The award-winning Wisconsin Center for Investigative Journalism is hiring a paid investigative reporting intern for summer 2018.
The intern will report on investigative stories and may use other skills, including photography and data analysis and visualization, to produce investigative coverage.
The internship will begin in June 2018 and end in August. The internship may be extended for up to a full year.
Eligibility is limited to undergraduate, graduate and graduating students who are enrolled, at the time of application, in the University of Wisconsin-Madison School of Journalism and Mass Communication, where the independent nonpartisan and nonprofit Center is based.
Pay for the 12-week internship is $11 an hour. The schedule is about 40 hours per week and is flexible.
The application deadline is 5 p.m. Friday, Dec. 15, 2017.
Interns are provided office space in Vilas Communication Hall.
Some travel around Wisconsin may be required. Access to a laptop is required.
About WCIJ’s investigative reporting internships
Reporting interns receive intensive training and experience in interviewing, researching and writing. They work with WCIJ’s staff and partners at Wisconsin Public Radio and Wisconsin Public Television to produce high-impact investigative journalism on government integrity and quality of life issues.
Reporting interns also may collaborate with news organizations throughout Wisconsin and elsewhere in investigative coverage. In-depth, investigative and computer-assisted reporting skills are preferred. Web, audio, video and photography skills are desirable.
To apply for a reporting internship, applicants must submit the following in electronic form to Executive Director Andy Hall at firstname.lastname@example.org:
- One-page letter describing why you should be selected for the position.
- Resume including work and journalistic experience, awards, GPA and three references.
- Up to five examples of published or broadcast work. Students who want to do photos, videos or other multimedia should provide portfolios.
- One story pitch, no longer than three paragraphs. A pitch is not a topic. It should summarize the story in a single sentence, and explain who is affected by the situation, why the public should care, and how you plan to get it done.
Questions may be directed to Hall at email@example.com, 608-262-3642, or in the Center’s office, 5006 Vilas Communication Hall.
About the Wisconsin Center for Investigative Journalism
The Center began operating in 2009. It increases the quality and quantity of investigative reporting in Wisconsin, while training current and future generations of investigative journalists. Its work fosters an informed citizenry and strengthens democracy. The Center is guided by its values: Protect the vulnerable. Expose wrongdoing. Explore solutions. It focuses on government integrity — particularly the role of money in politics and policymaking — and quality of life issues such as the environment, education, the economy, health, and the justice system that are important to the people of Wisconsin.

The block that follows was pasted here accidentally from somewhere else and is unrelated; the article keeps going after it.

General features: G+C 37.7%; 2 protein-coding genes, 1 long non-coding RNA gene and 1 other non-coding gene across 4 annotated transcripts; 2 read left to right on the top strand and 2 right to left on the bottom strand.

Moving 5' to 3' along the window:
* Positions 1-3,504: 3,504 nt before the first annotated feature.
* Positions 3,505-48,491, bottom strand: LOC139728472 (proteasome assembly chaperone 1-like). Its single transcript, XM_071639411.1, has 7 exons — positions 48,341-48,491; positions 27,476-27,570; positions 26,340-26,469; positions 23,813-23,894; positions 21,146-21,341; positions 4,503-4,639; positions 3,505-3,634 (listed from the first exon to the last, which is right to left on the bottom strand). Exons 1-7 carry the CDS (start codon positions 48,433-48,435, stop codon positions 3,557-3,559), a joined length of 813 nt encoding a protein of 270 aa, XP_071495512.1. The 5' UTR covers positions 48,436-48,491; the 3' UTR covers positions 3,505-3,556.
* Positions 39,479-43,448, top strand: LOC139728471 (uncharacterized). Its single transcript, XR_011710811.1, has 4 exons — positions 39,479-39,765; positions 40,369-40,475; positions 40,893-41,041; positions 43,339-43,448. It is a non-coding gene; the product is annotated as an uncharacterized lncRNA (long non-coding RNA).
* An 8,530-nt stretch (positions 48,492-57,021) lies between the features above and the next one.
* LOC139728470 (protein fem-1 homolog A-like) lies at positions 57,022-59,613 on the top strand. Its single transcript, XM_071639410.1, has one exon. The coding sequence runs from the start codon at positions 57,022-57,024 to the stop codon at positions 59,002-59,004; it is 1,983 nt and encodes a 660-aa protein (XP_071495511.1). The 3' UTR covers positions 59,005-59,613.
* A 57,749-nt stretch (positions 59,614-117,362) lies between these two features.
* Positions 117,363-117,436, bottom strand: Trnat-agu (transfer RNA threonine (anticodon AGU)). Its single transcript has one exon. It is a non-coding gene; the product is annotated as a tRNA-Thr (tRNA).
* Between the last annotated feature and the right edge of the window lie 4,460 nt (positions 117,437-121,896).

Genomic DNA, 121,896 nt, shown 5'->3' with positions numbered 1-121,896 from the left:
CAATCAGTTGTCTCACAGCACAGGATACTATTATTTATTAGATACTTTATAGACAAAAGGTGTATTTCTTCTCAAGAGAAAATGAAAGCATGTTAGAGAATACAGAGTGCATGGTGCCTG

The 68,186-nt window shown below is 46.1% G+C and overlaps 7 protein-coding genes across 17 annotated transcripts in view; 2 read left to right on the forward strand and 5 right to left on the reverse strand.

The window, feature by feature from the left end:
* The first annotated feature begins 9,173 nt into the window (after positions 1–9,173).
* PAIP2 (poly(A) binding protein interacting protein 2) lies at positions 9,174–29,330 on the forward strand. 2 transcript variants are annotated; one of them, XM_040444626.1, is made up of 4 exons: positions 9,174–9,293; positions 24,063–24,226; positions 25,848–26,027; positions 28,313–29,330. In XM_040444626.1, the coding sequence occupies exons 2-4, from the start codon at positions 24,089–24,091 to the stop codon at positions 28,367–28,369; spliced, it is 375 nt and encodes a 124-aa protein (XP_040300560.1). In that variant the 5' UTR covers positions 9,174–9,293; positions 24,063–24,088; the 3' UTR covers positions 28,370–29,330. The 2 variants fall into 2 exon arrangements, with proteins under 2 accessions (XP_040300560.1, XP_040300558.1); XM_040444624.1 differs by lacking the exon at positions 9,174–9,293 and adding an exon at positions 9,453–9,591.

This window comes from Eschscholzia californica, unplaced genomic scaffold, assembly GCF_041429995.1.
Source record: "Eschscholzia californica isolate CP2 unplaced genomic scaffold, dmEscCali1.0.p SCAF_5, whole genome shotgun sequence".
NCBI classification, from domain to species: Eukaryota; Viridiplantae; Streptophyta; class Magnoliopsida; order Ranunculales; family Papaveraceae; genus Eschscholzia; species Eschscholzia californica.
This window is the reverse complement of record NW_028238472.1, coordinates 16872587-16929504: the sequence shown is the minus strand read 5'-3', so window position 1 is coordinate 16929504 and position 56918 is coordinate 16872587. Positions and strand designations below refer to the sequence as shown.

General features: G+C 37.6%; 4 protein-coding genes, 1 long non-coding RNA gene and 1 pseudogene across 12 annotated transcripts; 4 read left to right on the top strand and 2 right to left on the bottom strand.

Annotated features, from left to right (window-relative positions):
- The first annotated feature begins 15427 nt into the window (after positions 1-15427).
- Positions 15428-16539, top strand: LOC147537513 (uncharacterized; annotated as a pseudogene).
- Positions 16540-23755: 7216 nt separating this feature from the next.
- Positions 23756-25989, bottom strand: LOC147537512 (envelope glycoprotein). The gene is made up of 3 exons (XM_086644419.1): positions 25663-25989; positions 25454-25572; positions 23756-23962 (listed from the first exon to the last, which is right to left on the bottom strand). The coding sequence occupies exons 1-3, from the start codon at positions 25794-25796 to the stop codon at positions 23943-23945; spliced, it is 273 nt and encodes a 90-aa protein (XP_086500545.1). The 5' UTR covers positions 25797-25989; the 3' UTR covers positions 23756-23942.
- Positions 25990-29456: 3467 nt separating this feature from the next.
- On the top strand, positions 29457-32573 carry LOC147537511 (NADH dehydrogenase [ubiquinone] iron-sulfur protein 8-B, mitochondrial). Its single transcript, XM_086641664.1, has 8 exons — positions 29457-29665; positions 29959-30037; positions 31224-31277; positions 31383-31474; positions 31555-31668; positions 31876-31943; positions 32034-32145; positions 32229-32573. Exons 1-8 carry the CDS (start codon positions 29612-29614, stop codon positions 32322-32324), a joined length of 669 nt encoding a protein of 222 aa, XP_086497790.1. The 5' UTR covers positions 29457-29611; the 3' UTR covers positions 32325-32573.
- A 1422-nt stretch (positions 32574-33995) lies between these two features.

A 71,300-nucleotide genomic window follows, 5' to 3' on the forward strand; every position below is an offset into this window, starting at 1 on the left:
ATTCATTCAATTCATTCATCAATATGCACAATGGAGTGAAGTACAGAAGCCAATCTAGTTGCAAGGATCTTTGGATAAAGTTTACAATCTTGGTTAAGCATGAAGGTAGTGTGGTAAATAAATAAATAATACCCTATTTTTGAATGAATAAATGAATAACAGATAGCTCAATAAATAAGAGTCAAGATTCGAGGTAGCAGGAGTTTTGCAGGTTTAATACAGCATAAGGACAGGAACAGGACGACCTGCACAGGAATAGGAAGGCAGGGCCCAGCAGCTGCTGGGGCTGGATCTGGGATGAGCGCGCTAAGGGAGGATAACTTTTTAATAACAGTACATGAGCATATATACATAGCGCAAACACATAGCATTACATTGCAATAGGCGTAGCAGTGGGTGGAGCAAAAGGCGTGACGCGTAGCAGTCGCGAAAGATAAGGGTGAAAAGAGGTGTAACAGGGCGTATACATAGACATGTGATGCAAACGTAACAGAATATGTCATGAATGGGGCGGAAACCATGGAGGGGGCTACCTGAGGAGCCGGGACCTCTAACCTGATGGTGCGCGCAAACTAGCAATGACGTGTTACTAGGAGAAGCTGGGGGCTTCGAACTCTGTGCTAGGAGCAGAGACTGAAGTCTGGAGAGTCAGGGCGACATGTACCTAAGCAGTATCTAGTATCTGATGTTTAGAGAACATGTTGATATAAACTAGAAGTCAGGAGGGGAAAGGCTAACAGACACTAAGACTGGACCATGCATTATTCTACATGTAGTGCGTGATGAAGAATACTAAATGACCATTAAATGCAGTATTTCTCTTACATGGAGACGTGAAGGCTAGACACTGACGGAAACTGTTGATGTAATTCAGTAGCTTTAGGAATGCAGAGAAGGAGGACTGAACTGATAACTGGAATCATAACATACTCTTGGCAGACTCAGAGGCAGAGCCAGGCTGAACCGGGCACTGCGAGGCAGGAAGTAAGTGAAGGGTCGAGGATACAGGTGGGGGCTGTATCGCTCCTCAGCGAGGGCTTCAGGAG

The Center collaborates with Wisconsin Public Radio, Wisconsin Public Television, the University of Wisconsin-Madison School of Journalism & Mass Communication, where it is housed, and news organizations in Wisconsin and across the nation.
The Center’s reports are distributed by WisconsinWatch.org, the Center’s Web site; and are made available for free to print, online and broadcast news organizations. Since 2009, the Center has produced more than 300 major news reports that have been cited, published or broadcast by more than 600 newspapers, radio and TV stations and news websites in Wisconsin and nationwide. The estimated audience of the Center’s reports exceeds 61 million people.
Stories produced by the Center’s staff, interns and classroom collaborations have received a first-place Society of Professional Journalists national investigative reporting award, 48 Milwaukee Press Club awards, and three finalist citations in the student category of the Investigative Reporters and Editors Awards. In 2012, the Center’s collaboration with the UW-Madison journalism school won the Associated Press Media Editors’ first Innovator of the Year for College Students award.
The Center’s former interns are thriving in journalism and related fields. They have worked for news organizations across the nation and around the world, including the Wall Street Journal, Green Bay Press-Gazette, WisPolitics.com, Voice of San Diego, NBC, USA Today, Appleton Post-Crescent, The Nation, Yakima Herald Republic, Forbes, The Guardian and The Associated Press.
More details about the Center’s journalistic and financial operations are available at: http://www.wisconsinwatch.org/about/